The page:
Rolling Mental Accounts

58 Pages Posted: 2 Sep 2015 Last revised: 21 Feb 2017

See all articles by Cary Frydman

Cary Frydman

University of Southern California - Marshall School of Business

Samuel M. Hartzmark

University of Chicago - Booth School of Business

David H. Solomon

Boston College - Carroll School of Management

Date Written: April 10, 2016

Abstract

When investors sell one asset and quickly buy another (“reinvestment days”), their trades suggest the original mental account is not closed, but is instead rolled into the new asset. Investors display a rolled disposition effect, selling the new position when its value exceeds the investment in the original position. On reinvestment days, investors display no disposition effect (consistent with no disutility from realizing a loss) and make better selling decisions. Mutual funds exhibit a larger disposition effect when outflows prevent them from rolling accounts. Using a laboratory experiment, we show that reinvestment causally reduces the disposition effect and improves trading.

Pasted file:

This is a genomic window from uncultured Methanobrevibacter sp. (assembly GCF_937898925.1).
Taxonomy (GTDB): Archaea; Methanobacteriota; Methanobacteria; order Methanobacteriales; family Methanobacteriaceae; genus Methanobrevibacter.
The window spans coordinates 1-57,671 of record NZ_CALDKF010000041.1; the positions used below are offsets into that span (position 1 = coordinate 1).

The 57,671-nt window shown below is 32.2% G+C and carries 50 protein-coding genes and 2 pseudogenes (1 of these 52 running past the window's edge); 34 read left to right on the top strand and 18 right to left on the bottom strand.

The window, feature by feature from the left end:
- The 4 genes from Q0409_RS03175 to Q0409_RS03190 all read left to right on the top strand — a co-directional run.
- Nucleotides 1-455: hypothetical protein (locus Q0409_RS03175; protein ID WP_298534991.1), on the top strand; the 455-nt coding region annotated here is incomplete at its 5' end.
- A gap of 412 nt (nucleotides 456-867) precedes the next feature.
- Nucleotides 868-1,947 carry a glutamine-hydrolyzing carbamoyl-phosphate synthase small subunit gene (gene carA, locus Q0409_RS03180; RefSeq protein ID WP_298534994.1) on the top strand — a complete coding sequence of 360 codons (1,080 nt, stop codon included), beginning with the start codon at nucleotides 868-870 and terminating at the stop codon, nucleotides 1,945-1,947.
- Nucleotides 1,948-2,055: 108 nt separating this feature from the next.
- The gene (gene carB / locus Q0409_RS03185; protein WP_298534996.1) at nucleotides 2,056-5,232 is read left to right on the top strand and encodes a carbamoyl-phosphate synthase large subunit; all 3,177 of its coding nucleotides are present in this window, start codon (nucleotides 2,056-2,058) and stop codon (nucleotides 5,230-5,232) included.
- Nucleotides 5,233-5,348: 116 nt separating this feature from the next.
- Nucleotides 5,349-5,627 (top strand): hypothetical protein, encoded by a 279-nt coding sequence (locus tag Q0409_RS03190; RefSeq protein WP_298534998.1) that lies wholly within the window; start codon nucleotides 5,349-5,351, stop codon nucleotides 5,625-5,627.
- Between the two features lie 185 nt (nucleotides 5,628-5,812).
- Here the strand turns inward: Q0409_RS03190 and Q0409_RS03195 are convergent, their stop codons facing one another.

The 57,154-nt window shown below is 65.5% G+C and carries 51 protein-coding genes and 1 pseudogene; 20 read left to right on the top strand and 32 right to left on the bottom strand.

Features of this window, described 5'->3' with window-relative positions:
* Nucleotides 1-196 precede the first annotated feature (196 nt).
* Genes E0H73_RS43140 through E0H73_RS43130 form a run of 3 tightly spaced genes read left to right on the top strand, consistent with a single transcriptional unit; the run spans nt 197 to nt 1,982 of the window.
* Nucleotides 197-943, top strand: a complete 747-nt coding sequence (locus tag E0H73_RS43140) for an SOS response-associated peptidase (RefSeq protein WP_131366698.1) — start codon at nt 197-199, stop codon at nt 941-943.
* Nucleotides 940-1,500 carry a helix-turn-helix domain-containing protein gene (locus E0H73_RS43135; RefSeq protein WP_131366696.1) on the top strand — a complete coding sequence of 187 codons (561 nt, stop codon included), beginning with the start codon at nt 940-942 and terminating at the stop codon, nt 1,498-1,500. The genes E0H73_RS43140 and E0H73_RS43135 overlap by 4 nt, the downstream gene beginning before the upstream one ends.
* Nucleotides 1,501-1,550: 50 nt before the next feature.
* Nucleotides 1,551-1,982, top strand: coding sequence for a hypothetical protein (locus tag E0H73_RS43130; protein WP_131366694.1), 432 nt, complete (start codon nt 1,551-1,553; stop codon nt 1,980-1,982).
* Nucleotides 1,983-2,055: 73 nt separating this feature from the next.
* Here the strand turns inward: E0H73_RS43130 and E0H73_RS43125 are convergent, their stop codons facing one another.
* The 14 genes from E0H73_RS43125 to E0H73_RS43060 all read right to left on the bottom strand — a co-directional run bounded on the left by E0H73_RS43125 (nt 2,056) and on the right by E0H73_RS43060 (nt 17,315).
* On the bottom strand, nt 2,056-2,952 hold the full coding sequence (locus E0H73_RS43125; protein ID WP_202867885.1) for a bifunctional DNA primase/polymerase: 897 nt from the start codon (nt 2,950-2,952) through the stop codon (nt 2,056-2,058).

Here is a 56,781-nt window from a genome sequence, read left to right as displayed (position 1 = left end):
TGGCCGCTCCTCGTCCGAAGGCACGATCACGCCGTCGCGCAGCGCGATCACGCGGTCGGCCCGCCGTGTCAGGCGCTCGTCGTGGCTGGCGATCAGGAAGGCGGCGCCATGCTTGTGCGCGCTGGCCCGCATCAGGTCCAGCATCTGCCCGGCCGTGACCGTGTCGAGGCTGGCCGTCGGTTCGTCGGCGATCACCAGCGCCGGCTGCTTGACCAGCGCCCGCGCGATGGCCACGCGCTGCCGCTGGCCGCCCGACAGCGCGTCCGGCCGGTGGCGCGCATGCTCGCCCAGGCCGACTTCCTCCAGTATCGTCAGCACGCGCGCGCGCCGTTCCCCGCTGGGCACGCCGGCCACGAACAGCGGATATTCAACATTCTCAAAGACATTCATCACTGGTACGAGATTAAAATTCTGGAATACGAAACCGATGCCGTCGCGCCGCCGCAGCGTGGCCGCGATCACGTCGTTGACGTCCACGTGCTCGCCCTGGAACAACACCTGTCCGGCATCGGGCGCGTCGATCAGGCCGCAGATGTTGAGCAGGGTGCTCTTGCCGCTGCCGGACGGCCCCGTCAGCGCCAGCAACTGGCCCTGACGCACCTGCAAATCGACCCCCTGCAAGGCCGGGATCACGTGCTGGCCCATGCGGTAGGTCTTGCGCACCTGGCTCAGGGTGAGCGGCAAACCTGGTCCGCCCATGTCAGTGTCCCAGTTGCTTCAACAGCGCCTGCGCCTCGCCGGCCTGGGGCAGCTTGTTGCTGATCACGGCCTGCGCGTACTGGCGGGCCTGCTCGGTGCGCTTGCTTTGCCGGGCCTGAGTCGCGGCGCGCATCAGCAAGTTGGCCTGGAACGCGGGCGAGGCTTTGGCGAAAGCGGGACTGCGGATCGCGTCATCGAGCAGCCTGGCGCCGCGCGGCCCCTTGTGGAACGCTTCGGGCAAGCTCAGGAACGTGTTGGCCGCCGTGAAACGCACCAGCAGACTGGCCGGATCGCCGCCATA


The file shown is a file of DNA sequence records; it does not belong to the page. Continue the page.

Suggested Citation

Frydman, Cary and Hartzmark, Samuel M. and Solomon, David H., Rolling Mental Accounts (April 10, 2016). 6th Miami Behavioral Finance Conference; Marshall School of Business Working Paper No. 17-2. Available at SSRN: https://ssrn.com/abstract=2653929 or http://dx.doi.org/10.2139/ssrn.2653929

Cary Frydman

University of Southern California - Marshall School of Business ( email )

701 Exposition Blvd
Los Angeles, CA 90089
United States

Samuel M. Hartzmark (Contact Author)

University of Chicago - Booth School of Business ( email )

5807 S. Woodlawn Avenue
Chicago, IL 60637
United States

David H. Solomon

Boston College - Carroll School of Management ( email )

140 Commonwealth Avenue
Chestnut Hill, MA 02467
United States

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